A Study of Central Iowa High School Seniors' Computer Literacy and Word Processing Skills
Friestad-Tate, Jill M.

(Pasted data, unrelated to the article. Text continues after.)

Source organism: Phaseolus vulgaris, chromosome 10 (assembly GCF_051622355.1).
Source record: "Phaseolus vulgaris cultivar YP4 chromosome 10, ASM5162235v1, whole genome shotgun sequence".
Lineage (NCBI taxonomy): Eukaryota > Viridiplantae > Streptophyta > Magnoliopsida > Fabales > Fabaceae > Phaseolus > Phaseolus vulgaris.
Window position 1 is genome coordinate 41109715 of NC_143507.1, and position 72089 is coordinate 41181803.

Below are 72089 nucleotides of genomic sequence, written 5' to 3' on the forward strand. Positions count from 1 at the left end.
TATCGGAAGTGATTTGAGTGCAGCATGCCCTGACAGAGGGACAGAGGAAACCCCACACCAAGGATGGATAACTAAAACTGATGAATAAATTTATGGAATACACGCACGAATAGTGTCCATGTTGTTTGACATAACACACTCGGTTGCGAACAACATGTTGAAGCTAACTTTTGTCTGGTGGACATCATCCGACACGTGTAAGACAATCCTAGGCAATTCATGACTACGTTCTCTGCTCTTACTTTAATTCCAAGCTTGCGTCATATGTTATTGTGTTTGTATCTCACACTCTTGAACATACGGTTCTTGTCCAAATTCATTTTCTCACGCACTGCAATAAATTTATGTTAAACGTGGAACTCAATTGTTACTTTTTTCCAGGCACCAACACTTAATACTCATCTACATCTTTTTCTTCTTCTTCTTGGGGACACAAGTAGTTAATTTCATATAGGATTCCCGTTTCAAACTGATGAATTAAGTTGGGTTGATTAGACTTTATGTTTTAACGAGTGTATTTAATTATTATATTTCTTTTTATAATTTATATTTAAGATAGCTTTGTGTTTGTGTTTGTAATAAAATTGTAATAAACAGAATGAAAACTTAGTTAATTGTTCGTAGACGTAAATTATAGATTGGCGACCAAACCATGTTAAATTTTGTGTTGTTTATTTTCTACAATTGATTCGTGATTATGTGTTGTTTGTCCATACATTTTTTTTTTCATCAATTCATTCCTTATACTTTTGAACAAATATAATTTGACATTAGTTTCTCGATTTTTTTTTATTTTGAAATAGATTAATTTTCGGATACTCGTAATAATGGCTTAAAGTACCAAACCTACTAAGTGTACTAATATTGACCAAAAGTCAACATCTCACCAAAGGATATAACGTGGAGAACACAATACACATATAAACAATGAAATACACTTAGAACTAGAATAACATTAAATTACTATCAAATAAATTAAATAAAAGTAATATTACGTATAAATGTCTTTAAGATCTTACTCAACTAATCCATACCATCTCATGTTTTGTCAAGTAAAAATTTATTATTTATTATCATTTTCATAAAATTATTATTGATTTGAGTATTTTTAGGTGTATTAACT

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The problem: The purpose of this study was to determine the computer literacy and word processing skill level of central Iowa high school seniors. Computer literacy was defined as computer terminology, troubleshooting, and appropriate use of technology, legal and ethical issues in technology, and Internet research and evaluation. Word processing was defined as the ability to create documents using word processing software and incorporate tables and graphs from other applications (TekXam Manual, 2001) Procedures: The study employed 113 central Iowa high school seniors, randomly selected from a stratified sample of districts by size, during the spring semester of their graduating year. Several questions were asked to determine if differences existed in test scores between students with various levels of access to computers at school and home, gender, and school size. Students and administrators completed demographic sheets to gain insight regarding computer usage and availability. Student demographic variables included gender, computer availability at home, and computer courses taken beyond the basic keyboarding. Administrator demographic variables included technology money available for each building and district, student: computer ratio, number of computers in the building with access to the Internet, and the comfort and skill level of teachers with various computer applications. Findings: The findings included statistically significant results on the General Computing Concepts module for those students who had access to a computer to complete schoolwork and those who did not and the Word Processing module between medium and large and non-public schools. No statistically significant differences were reported in regard to gender, having a computer at home, or taking a computer course beyond basic keyboarding. Seven of 113 students passed the general computing concepts module; while forty-one of 113 students passed the word processing module. Conclusions: The findings reject conclusions that central Iowa high school seniors have the necessary computer literacy and word processing skill to pass the TekXam assessment evaluation. Recommendations: Recommendations for future research include: expanding the study to include a larger sample; conducting a study on the type of technology and connectivity available to the various districts; conducting a study to ask employers if a passing score on the TekXam assessment evaluation would make a difference in hiring an employee and conducting a study of the comfort and skill level of teachers teaching technology skills.
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